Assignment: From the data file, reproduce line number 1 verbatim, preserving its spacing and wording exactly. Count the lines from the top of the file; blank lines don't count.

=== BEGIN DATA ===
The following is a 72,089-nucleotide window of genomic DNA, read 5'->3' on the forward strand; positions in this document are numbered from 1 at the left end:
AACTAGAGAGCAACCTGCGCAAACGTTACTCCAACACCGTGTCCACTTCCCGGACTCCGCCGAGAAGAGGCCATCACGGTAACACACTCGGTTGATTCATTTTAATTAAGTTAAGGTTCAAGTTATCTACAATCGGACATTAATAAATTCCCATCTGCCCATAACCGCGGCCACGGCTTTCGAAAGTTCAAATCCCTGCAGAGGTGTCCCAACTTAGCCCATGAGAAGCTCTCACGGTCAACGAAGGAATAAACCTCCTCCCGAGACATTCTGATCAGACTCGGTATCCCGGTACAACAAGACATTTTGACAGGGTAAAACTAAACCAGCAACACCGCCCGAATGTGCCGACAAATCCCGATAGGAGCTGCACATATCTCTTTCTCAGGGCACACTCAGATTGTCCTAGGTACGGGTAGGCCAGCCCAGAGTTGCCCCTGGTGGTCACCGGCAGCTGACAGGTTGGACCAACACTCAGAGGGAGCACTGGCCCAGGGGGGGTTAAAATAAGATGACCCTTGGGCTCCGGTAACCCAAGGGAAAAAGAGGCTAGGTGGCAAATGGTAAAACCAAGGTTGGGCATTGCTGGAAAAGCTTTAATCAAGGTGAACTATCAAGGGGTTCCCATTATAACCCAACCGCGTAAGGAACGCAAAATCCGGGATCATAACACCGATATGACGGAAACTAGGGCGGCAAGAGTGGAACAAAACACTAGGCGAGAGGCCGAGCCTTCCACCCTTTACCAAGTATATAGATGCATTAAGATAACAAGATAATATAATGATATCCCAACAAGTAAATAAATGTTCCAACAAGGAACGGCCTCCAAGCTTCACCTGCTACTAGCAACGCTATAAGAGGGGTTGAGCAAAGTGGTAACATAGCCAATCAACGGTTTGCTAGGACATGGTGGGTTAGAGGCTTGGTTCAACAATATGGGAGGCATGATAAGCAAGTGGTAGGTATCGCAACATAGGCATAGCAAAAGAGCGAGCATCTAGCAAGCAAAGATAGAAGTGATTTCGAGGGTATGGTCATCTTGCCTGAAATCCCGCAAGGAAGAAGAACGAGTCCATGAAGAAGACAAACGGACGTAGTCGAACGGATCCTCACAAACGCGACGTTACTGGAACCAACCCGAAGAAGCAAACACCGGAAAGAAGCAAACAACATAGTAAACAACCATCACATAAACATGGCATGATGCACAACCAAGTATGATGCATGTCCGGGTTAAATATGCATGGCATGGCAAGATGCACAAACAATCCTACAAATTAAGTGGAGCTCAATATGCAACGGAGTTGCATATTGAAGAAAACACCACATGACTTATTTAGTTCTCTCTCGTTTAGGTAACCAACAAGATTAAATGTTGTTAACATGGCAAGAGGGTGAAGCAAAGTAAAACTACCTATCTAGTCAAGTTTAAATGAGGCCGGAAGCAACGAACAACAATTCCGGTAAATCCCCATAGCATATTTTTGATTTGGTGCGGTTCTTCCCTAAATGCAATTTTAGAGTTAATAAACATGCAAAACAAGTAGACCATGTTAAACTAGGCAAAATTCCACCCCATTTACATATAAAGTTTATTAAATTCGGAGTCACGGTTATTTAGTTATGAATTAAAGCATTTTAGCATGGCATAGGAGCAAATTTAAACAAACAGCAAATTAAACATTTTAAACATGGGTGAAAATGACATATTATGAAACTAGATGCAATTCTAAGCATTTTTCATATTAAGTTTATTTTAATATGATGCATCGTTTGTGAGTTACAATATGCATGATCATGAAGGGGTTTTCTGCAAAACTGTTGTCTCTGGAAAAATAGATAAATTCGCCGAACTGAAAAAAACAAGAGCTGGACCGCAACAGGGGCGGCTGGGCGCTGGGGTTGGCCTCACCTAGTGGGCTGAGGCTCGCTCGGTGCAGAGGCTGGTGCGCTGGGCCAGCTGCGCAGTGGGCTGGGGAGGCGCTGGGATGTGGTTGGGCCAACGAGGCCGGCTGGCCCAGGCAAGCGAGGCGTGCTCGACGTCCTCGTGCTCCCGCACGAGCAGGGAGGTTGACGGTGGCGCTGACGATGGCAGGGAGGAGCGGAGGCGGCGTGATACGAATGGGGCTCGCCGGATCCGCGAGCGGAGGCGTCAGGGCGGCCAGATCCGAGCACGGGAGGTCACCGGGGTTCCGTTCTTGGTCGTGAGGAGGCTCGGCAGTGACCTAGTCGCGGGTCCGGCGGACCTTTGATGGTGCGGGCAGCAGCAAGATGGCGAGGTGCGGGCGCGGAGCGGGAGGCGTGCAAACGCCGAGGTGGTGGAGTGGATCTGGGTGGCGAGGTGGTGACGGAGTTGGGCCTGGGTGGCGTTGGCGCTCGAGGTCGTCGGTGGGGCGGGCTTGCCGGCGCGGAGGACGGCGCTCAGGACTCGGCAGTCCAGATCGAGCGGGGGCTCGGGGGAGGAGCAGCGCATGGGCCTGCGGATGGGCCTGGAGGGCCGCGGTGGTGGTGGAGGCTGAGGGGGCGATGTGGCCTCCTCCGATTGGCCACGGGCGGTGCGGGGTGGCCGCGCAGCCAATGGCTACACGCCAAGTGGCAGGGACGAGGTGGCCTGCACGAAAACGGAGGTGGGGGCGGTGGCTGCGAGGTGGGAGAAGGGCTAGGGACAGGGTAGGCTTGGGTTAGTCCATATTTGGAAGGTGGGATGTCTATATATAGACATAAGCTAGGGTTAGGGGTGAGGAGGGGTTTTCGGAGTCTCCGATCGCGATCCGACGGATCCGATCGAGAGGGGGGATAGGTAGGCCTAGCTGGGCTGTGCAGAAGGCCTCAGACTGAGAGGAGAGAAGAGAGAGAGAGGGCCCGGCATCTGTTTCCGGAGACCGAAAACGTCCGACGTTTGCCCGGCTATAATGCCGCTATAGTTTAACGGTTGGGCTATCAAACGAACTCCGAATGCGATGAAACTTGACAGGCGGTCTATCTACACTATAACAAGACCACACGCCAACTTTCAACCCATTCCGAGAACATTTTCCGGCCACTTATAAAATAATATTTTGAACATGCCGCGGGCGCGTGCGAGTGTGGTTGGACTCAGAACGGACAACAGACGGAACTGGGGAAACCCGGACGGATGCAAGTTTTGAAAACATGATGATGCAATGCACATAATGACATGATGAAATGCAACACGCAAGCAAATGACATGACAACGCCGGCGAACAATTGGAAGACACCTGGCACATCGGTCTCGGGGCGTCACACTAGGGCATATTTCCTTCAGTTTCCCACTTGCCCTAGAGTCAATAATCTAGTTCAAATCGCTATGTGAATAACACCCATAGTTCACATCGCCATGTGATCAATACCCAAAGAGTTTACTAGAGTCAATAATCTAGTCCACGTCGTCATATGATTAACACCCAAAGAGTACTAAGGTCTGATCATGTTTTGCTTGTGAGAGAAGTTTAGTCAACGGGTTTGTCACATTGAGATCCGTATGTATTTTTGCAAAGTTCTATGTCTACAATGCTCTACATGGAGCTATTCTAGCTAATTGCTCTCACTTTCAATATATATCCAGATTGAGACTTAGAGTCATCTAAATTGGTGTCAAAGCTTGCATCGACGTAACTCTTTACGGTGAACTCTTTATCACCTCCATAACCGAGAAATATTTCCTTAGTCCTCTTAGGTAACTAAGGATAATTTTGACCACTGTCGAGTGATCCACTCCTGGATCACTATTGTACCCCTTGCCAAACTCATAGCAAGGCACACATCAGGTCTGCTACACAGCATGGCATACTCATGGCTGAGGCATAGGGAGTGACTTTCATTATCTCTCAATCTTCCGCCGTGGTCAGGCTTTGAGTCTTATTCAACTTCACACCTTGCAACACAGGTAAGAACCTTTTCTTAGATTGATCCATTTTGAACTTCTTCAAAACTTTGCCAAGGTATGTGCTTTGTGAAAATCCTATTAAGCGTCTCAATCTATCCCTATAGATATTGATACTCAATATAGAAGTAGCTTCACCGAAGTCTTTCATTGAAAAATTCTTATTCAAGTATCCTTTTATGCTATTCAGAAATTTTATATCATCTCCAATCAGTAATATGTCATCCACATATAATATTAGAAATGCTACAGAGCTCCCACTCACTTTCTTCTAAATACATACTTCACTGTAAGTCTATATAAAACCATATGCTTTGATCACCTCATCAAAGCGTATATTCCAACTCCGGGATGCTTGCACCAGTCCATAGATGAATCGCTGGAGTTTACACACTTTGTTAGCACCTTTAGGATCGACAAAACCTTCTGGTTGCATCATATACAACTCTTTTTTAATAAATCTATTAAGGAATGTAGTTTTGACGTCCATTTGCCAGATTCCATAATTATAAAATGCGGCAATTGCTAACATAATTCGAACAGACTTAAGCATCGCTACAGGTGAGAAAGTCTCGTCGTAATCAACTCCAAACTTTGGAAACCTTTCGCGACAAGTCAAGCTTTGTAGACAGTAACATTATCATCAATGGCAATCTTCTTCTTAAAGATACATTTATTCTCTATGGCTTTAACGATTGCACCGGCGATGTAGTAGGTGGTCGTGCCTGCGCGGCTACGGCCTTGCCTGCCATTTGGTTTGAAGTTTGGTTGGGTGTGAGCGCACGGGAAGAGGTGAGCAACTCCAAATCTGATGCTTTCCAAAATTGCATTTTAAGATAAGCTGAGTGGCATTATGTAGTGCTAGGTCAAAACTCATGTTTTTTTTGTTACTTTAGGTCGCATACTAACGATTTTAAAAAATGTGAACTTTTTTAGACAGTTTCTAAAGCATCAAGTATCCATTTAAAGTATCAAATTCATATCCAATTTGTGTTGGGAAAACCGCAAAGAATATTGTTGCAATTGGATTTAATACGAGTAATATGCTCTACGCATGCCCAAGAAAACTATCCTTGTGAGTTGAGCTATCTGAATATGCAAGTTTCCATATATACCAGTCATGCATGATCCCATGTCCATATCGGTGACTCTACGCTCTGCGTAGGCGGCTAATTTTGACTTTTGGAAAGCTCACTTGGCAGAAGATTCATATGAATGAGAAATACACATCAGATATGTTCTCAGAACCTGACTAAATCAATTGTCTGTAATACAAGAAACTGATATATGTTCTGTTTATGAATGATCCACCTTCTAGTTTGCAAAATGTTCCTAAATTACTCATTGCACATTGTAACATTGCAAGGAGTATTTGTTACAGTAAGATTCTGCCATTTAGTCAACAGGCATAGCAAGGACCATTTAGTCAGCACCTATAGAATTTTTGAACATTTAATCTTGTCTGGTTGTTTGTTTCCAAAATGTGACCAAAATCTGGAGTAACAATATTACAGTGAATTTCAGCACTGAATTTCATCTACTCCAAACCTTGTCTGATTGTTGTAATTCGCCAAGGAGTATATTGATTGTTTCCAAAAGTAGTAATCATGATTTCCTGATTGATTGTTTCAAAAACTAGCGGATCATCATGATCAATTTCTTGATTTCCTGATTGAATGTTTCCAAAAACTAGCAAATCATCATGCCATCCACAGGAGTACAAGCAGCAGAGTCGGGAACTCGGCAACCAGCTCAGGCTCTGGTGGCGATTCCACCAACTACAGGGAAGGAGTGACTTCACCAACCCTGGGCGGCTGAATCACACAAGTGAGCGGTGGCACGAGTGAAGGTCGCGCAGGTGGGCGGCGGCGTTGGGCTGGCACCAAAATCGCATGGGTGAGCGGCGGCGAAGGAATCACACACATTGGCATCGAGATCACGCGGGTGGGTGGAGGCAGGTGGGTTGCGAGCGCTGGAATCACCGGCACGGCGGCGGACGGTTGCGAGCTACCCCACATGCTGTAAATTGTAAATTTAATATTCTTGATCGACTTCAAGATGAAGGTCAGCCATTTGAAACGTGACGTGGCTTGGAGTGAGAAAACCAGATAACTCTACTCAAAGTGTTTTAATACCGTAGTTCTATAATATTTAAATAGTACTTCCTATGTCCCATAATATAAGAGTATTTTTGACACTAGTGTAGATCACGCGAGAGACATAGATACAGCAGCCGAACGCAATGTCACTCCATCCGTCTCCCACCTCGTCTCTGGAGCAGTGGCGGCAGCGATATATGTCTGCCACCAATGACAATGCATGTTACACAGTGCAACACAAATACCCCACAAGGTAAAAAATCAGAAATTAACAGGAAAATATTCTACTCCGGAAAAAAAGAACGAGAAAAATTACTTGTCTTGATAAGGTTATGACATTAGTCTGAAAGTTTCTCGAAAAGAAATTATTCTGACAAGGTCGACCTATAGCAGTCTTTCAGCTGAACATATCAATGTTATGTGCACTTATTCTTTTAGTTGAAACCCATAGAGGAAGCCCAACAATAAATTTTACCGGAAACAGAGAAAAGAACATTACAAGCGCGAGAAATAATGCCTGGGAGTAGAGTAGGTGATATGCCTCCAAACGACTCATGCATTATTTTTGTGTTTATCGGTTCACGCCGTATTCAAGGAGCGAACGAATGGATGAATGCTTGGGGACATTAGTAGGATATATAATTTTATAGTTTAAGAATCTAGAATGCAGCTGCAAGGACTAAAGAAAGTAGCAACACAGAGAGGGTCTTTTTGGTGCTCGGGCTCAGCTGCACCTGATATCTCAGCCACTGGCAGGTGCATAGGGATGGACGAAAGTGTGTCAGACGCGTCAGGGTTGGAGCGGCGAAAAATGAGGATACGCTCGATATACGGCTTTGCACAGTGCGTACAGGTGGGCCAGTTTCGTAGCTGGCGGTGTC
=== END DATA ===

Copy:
The following is a 72,089-nucleotide window of genomic DNA, read 5'->3' on the forward strand; positions in this document are numbered from 1 at the left end: